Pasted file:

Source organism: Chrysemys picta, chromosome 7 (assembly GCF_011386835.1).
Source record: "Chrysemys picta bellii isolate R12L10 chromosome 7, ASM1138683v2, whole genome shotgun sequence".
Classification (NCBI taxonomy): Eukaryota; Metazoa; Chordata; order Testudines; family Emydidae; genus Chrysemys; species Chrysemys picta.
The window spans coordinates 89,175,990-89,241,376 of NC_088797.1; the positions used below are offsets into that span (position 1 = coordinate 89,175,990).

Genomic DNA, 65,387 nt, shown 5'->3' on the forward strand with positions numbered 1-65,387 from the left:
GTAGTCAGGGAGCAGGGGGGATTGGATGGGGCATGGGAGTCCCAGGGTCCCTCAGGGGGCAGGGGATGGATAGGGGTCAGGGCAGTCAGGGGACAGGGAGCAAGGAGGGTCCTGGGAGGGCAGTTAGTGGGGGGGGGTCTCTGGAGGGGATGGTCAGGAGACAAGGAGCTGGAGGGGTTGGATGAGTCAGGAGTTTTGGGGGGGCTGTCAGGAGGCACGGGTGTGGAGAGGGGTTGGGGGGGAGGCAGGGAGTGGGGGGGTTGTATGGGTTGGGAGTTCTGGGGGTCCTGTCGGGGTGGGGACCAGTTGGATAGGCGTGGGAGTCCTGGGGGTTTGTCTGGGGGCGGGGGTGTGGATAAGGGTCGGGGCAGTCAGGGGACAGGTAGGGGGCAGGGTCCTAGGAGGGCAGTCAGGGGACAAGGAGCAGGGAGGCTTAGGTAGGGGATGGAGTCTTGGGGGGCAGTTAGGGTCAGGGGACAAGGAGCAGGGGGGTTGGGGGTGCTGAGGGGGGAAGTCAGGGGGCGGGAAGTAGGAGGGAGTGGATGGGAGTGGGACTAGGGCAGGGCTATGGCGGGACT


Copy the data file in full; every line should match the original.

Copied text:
Source organism: Chrysemys picta, chromosome 7 (assembly GCF_011386835.1).
Source record: "Chrysemys picta bellii isolate R12L10 chromosome 7, ASM1138683v2, whole genome shotgun sequence".
Classification (NCBI taxonomy): Eukaryota; Metazoa; Chordata; order Testudines; family Emydidae; genus Chrysemys; species Chrysemys picta.
The window spans coordinates 89,175,990-89,241,376 of NC_088797.1; the positions used below are offsets into that span (position 1 = coordinate 89,175,990).

Genomic DNA, 65,387 nt, shown 5'->3' on the forward strand with positions numbered 1-65,387 from the left:
GTAGTCAGGGAGCAGGGGGGATTGGATGGGGCATGGGAGTCCCAGGGTCCCTCAGGGGGCAGGGGATGGATAGGGGTCAGGGCAGTCAGGGGACAGGGAGCAAGGAGGGTCCTGGGAGGGCAGTTAGTGGGGGGGGGTCTCTGGAGGGGATGGTCAGGAGACAAGGAGCTGGAGGGGTTGGATGAGTCAGGAGTTTTGGGGGGGCTGTCAGGAGGCACGGGTGTGGAGAGGGGTTGGGGGGGAGGCAGGGAGTGGGGGGGTTGTATGGGTTGGGAGTTCTGGGGGTCCTGTCGGGGTGGGGACCAGTTGGATAGGCGTGGGAGTCCTGGGGGTTTGTCTGGGGGCGGGGGTGTGGATAAGGGTCGGGGCAGTCAGGGGACAGGTAGGGGGCAGGGTCCTAGGAGGGCAGTCAGGGGACAAGGAGCAGGGAGGCTTAGGTAGGGGATGGAGTCTTGGGGGGCAGTTAGGGTCAGGGGACAAGGAGCAGGGGGGTTGGGGGTGCTGAGGGGGGAAGTCAGGGGGCGGGAAGTAGGAGGGAGTGGATGGGAGTGGGACTAGGGCAGGGCTATGGCGGGACT